“When I open my mouth, I can choose between two languages . . . but on paper I cannot decipher either one.” So laments Rosa Antonia Cassimati, one of the narrators of “The Sweetest Fruits.” Eloquent Rosa must dictate her story to another, and in so doing, she evokes one of the novel’s central themes: the question of who gets to tell what stories.
The marvelous new novel by Monique Truong (“The Book of Salt,” “Bitter in the Mouth”), a mixture of fact and imagination, is about the author Patrick Lafcadio Hearn, but this book is actually made up of women’s voices, each of them relating their own version of the brilliant writer they loved.
Born into a stultifying and patriarchal Greek family, Rosa Cassimati falls for the foreign charm of Charles Bush Hearn, an Irish surgeon with the British Army. They marry, and in 1850, she gives birth to her son on the Grecian island of Lefkada. Rosa moves herself and young Lafcadio to his father’s native country. Her marriage can’t withstand their cultural and personal differences, though, and Rosa soon realizes that she’s on her own. Isolated and uncertain, Rosa agrees to allow her son to be raised by one of Charles’s well-heeled relations, and she returns to Greece alone, leaving behind only traces of herself in her son’s imagination. Consequently, she sets in motion Lafcadio’s search for home, identity and connection that will last his lifetime.
Rosa’s is the first of three extended first-person narratives, interlaced with excerpts from a 1906 biography by the journalist Elizabeth Bisland, which together construct a life in collage. Each voice gives an almost entirely unique accounting of the illustrious writer, as Lafcadio seemed to continually re-create himself, and, in so doing, gives each of his narrators a new subject, a new life story to imagine.
Despite his Irish father, Lafcadio finds no sanctuary in Ireland where he is bullied and beaten. He makes his way to the United States as a young man, landing in Cincinnati where he finds work at the city newspaper. He also strikes up a friendship with Alethea Foley, the cook at his boardinghouse. Alethea narrates the story of their early courtship, the home they moved into and the child they raised. She observes that while she might be illiterate, she understands the deeper currents of character and story. Lafcadio relies on her skills to guide him to the heart of his articles, deepening and drawing out their riches. Their time together is sweet yet fraught. Alethea had been born into slavery; like Lafcadio, she is trying to build a new life for herself in Cincinnati. But unlike him, she has a grasp of the forces of prejudice and the dangers they face as an interracial couple. They are eventually pulled apart, and once again, Lafcadio sets off on another unexpected journey.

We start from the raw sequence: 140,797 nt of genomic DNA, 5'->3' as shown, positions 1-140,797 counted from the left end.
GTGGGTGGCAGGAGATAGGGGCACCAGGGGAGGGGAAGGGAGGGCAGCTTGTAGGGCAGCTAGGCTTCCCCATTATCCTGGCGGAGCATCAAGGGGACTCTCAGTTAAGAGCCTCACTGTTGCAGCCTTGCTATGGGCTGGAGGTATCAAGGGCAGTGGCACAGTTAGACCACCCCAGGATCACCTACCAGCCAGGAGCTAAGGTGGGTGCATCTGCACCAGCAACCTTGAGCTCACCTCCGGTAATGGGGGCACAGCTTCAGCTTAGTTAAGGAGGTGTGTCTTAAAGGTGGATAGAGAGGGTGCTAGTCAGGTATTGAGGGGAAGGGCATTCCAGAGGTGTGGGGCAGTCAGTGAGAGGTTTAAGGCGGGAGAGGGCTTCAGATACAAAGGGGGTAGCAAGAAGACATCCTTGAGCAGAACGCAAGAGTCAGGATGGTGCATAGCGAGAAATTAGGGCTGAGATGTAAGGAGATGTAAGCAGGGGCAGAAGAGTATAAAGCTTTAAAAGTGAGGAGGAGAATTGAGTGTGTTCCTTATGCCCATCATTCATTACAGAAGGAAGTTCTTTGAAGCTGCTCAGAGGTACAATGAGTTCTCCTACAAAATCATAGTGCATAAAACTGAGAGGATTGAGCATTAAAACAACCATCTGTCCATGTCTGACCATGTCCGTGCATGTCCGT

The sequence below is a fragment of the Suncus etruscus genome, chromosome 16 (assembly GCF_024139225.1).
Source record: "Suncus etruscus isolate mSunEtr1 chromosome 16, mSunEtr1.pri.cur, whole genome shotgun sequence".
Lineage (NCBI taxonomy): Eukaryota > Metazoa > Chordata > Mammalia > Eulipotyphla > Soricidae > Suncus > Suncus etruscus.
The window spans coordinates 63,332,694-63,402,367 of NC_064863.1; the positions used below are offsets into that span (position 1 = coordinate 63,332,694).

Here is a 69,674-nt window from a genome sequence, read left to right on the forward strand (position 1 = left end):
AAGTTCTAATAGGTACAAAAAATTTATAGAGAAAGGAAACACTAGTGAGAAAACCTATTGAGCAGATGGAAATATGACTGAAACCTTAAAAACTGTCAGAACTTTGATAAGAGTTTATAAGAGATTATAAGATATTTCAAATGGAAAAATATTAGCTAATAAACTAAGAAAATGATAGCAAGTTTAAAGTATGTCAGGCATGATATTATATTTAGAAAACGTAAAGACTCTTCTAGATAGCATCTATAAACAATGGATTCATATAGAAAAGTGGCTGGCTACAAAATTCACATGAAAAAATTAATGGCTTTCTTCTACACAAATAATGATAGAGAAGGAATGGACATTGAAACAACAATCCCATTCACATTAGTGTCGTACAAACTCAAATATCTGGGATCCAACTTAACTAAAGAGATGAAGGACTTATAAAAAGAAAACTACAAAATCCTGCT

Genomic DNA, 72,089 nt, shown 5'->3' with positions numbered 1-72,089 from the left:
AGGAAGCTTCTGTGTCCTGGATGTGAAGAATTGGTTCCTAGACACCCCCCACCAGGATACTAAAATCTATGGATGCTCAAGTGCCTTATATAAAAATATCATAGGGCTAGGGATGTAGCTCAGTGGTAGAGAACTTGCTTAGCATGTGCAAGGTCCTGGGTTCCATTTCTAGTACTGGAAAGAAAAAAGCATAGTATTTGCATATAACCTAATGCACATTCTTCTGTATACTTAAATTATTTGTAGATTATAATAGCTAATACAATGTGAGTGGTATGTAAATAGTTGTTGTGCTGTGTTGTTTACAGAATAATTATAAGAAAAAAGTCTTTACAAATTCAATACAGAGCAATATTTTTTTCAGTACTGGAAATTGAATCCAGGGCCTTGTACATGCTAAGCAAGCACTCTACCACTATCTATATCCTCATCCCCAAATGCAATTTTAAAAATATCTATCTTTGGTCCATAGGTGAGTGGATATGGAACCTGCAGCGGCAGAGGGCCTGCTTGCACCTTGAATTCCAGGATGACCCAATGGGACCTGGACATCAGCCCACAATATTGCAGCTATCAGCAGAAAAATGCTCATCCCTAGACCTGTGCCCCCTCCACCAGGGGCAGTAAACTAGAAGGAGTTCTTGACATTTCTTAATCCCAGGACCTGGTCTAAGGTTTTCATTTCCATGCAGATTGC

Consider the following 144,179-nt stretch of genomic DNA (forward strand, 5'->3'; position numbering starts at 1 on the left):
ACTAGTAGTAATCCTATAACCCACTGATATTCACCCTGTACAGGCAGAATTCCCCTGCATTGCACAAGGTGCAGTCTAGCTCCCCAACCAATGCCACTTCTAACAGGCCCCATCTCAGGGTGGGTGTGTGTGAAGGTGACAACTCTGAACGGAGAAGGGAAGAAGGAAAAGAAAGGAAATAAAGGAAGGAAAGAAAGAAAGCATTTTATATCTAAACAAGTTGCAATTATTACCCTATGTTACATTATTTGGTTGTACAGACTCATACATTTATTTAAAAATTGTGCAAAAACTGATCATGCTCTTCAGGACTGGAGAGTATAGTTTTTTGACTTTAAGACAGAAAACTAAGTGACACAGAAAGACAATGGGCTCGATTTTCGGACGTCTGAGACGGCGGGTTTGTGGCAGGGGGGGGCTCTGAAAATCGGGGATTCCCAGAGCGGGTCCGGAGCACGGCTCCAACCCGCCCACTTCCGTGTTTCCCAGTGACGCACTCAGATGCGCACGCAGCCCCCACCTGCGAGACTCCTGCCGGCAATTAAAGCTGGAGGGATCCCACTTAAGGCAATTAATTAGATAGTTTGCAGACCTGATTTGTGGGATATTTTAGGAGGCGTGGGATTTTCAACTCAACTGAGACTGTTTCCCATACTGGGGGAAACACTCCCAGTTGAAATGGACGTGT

Lafcadio moves to New Orleans, where he compiles a book of Creole recipes, and from there he travels through the West Indies, absorbed by its exotic beauty. Eventually, he makes his way to Japan where he assumes the name Koizumi Yakumo and begins building a new life. He marries Koizumi Setsu, daughter of a samurai, and the two become partners in literature and life.
These adventures are illuminated with lovely, painstaking details that bring to vivid life the broader currents of history. Setsu muses: “I learned that modern buildings were constructed of bricks, red as camellia blossoms, with windows paned with clear glass.” Truong’s lush style is on gorgeous display in these pages, her imagery evoking hidden emotional depths: “I close these eyes and I join you in the dream world where grief slips below the horizon, replaced by the rising moon of memory, and we are in Matsue again with the bush warbler and his song.”
While the lives, loves and adventures of Lafcadio Hearn hold center stage in this novel, these are set off by a rich brocade of social critiques — of slavery, colonization and the repression of women. With great generosity and compassion, Truong explores the difference between writing and telling stories, with the question of who gets to speak and who remains silent. Lafcadio, despite his many identities, is fundamentally heartsick, torn between nations and loves. The women he leaves behind are also heartbroken. Still, they are brave enough to share their unique stories and reveal how, like the object of literature, the object of love is altered and shaped by the one who loves.
Diana Abu-Jaber is the author of “Birds of Paradise” and “Origin.” Her most recent book is the culinary memoir “Life Without a Recipe.”
By Monique Truong
Viking. 304 pp. $26